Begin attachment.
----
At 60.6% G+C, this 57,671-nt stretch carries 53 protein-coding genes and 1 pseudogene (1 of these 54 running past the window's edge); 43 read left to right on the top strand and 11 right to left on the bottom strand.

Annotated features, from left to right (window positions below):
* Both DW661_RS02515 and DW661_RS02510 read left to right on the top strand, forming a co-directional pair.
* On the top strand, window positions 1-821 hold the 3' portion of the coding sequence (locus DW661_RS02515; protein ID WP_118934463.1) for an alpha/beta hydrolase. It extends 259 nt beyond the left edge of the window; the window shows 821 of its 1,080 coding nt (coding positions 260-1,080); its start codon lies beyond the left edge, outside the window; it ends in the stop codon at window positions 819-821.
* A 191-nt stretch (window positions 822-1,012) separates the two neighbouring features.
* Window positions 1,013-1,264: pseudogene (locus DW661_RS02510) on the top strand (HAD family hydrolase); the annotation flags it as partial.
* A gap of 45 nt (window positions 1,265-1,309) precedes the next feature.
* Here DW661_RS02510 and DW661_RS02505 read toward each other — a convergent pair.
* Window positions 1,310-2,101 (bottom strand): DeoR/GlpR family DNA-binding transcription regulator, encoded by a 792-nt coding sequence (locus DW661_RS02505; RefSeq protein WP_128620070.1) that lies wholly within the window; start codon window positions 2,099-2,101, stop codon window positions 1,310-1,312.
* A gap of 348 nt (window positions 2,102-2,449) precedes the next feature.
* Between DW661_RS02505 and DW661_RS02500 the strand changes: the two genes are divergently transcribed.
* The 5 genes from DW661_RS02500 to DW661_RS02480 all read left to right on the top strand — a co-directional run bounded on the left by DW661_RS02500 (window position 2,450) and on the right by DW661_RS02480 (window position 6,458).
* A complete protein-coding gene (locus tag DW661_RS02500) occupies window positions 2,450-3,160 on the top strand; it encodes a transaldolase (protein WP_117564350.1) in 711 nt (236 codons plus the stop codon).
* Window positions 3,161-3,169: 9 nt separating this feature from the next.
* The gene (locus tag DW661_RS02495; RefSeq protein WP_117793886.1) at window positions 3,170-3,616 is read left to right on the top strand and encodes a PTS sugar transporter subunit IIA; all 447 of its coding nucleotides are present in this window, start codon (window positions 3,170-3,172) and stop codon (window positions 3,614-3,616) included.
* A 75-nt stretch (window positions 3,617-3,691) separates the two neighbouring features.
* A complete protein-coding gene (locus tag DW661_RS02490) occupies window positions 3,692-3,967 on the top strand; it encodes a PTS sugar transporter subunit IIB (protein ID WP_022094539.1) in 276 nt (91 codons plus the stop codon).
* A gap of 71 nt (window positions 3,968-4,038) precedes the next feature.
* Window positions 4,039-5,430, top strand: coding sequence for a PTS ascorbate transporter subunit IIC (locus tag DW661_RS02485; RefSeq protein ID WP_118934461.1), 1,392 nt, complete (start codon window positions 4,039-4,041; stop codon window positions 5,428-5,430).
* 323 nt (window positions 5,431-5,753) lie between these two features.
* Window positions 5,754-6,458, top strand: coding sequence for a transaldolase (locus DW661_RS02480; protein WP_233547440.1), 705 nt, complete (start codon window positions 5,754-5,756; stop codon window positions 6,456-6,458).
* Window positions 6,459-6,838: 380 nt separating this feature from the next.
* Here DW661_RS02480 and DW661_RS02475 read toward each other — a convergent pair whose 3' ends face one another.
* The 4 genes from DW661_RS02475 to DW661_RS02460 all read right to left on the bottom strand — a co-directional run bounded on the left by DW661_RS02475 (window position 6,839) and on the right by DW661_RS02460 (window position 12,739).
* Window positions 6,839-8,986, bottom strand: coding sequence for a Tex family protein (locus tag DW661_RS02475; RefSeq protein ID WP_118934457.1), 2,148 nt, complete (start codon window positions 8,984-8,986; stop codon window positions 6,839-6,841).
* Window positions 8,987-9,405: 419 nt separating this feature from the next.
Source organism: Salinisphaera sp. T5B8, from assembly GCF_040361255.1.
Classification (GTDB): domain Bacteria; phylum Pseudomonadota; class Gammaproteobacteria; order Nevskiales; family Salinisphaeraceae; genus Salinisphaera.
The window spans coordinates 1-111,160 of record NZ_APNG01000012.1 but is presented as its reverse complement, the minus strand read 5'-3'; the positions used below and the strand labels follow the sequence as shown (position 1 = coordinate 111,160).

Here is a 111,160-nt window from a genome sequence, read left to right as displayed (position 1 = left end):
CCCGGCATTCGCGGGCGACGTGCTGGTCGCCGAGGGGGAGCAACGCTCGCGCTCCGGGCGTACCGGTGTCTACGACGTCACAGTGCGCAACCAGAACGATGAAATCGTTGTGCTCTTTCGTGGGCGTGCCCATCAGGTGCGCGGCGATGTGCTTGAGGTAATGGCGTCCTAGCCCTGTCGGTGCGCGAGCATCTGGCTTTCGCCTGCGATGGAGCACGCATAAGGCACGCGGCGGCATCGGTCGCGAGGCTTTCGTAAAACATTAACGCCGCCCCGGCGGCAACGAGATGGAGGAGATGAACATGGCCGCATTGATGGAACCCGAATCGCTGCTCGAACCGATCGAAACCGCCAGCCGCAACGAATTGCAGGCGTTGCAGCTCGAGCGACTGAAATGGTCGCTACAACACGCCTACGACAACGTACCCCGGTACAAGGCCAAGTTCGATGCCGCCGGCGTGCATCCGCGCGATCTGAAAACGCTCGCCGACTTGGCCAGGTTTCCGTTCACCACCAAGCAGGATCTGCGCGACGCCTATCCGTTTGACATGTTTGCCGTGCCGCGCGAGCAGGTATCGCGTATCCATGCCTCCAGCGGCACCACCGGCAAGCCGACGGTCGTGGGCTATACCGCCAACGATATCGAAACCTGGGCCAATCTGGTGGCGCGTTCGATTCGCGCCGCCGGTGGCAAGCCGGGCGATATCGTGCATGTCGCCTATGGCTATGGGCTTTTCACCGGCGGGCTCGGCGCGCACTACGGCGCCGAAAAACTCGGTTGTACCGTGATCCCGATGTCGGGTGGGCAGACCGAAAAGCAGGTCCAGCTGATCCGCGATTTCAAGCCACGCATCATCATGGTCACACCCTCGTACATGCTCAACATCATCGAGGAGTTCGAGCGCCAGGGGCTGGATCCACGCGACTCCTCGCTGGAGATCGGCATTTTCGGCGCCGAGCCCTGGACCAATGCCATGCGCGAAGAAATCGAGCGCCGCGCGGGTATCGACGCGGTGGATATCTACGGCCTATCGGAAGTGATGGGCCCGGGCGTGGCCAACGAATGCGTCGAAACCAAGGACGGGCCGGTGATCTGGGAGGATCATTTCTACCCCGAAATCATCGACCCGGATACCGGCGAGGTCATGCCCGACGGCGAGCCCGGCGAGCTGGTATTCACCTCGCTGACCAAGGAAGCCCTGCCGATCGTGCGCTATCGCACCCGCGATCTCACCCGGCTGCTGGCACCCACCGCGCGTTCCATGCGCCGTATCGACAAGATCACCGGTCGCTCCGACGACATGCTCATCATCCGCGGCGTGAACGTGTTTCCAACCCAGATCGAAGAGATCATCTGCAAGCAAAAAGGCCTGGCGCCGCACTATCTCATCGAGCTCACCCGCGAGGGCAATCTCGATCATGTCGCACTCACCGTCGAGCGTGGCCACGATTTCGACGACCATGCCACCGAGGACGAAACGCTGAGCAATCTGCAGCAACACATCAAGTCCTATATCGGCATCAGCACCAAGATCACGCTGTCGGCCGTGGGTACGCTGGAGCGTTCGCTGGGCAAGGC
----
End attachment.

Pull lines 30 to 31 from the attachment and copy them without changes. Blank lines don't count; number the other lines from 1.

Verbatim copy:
Here is a 111,160-nt window from a genome sequence, read left to right as displayed (position 1 = left end):
CCCGGCATTCGCGGGCGACGTGCTGGTCGCCGAGGGGGAGCAACGCTCGCGCTCCGGGCGTACCGGTGTCTACGACGTCACAGTGCGCAACCAGAACGATGAAATCGTTGTGCTCTTTCGTGGGCGTGCCCATCAGGTGCGCGGCGATGTGCTTGAGGTAATGGCGTCCTAGCCCTGTCGGTGCGCGAGCATCTGGCTTTCGCCTGCGATGGAGCACGCATAAGGCACGCGGCGGCATCGGTCGCGAGGCTTTCGTAAAACATTAACGCCGCCCCGGCGGCAACGAGATGGAGGAGATGAACATGGCCGCATTGATGGAACCCGAATCGCTGCTCGAACCGATCGAAACCGCCAGCCGCAACGAATTGCAGGCGTTGCAGCTCGAGCGACTGAAATGGTCGCTACAACACGCCTACGACAACGTACCCCGGTACAAGGCCAAGTTCGATGCCGCCGGCGTGCATCCGCGCGATCTGAAAACGCTCGCCGACTTGGCCAGGTTTCCGTTCACCACCAAGCAGGATCTGCGCGACGCCTATCCGTTTGACATGTTTGCCGTGCCGCGCGAGCAGGTATCGCGTATCCATGCCTCCAGCGGCACCACCGGCAAGCCGACGGTCGTGGGCTATACCGCCAACGATATCGAAACCTGGGCCAATCTGGTGGCGCGTTCGATTCGCGCCGCCGGTGGCAAGCCGGGCGATATCGTGCATGTCGCCTATGGCTATGGGCTTTTCACCGGCGGGCTCGGCGCGCACTACGGCGCCGAAAAACTCGGTTGTACCGTGATCCCGATGTCGGGTGGGCAGACCGAAAAGCAGGTCCAGCTGATCCGCGATTTCAAGCCACGCATCATCATGGTCACACCCTCGTACATGCTCAACATCATCGAGGAGTTCGAGCGCCAGGGGCTGGATCCACGCGACTCCTCGCTGGAGATCGGCATTTTCGGCGCCGAGCCCTGGACCAATGCCATGCGCGAAGAAATCGAGCGCCGCGCGGGTATCGACGCGGTGGATATCTACGGCCTATCGGAAGTGATGGGCCCGGGCGTGGCCAACGAATGCGTCGAAACCAAGGACGGGCCGGTGATCTGGGAGGATCATTTCTACCCCGAAATCATCGACCCGGATACCGGCGAGGTCATGCCCGACGGCGAGCCCGGCGAGCTGGTATTCACCTCGCTGACCAAGGAAGCCCTGCCGATCGTGCGCTATCGCACCCGCGATCTCACCCGGCTGCTGGCACCCACCGCGCGTTCCATGCGCCGTATCGACAAGATCACCGGTCGCTCCGACGACATGCTCATCATCCGCGGCGTGAACGTGTTTCCAACCCAGATCGAAGAGATCATCTGCAAGCAAAAAGGCCTGGCGCCGCACTATCTCATCGAGCTCACCCGCGAGGGCAATCTCGATCATGTCGCACTCACCGTCGAGCGTGGCCACGATTTCGACGACCATGCCACCGAGGACGAAACGCTGAGCAATCTGCAGCAACACATCAAGTCCTATATCGGCATCAGCACCAAGATCACGCTGTCGGCCGTGGGTACGCTGGAGCGTTCGCTGGGCAAGGC